The depolymerization reaction can be carried out at a temperature in the range of about 300° C. to about 340° C., and preferably in the range of about 310° C. to 330° C. A suitable liquid hourly space velocity (LHSV) of the lignin feed solution can be in the range of about 0.5 h-1 to about 8 h-1 can be selected in coordination with other processing variables, such as temperature.
 Under suitable processing conditions, the depolymerization reaction proceeds with very high feed conversion (e.g., 85 wt % or greater), yielding a mixture of depolymerized lignin products. These products include mostly alkylated phenols such as mono-, di-, tri-, and polysubstituted phenols, accompanied by smaller variable amounts of alkylated alkoxyphenols, alkoxybenzenes, hydrocarbons, and oligomeric (incompletely depolymerized) compounds.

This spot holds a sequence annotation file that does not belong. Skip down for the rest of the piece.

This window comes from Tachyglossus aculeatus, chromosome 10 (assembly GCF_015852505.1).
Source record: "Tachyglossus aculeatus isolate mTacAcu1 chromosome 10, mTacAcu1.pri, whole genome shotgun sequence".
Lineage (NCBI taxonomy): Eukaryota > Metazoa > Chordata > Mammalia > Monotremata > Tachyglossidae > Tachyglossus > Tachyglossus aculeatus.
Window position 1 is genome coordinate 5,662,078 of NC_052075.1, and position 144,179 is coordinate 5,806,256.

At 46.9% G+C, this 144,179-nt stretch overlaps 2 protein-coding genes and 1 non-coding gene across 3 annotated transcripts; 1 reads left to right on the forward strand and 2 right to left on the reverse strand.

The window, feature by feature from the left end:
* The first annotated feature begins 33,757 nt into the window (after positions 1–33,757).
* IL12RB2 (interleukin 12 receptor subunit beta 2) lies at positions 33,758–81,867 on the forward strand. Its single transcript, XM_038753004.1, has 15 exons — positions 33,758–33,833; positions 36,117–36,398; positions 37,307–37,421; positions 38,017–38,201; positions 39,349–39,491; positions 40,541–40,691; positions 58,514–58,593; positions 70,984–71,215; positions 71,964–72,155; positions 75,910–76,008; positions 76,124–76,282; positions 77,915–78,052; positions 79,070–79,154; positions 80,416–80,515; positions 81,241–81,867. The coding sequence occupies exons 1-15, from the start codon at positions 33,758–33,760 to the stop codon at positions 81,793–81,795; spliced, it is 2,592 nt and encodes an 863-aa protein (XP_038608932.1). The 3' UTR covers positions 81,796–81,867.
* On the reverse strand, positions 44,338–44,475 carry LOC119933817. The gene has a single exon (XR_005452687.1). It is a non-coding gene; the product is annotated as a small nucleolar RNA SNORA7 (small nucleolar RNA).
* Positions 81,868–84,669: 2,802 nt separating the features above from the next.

Hydrotreating and Solvent Assisted Hydrotreating for Depolymerization and/or Deoxygenation
 Still another option for depolymerizing a lignin-containing feed can be to hydrotreat the feed using a solvent assisted hydrotreating process. However, due in part to the elevated concentrations of oxygen in many feeds of biological origin, performing hydrotreatment on a bio-origin feed can create difficulties during conventional hydroprocessing. For example, oxygen heteroatoms in a hydrocarbonaceous feed can often be removed under relatively mild conditions. As a result, hydrotreating a feed with an elevated oxygen content can have the potential to generate a large amount of heat within a small region of a catalyst bed, as the oxygen-containing functional groups are readily removed under hydrotreating conditions. This excess heat can lead to additional coking of catalysts. Additionally, the high molecular weight of some bio-origin feeds can lead to difficulties in maintaining a desired flow pattern within a catalyst bed, which can also potentially lead to temperature control and coking problems.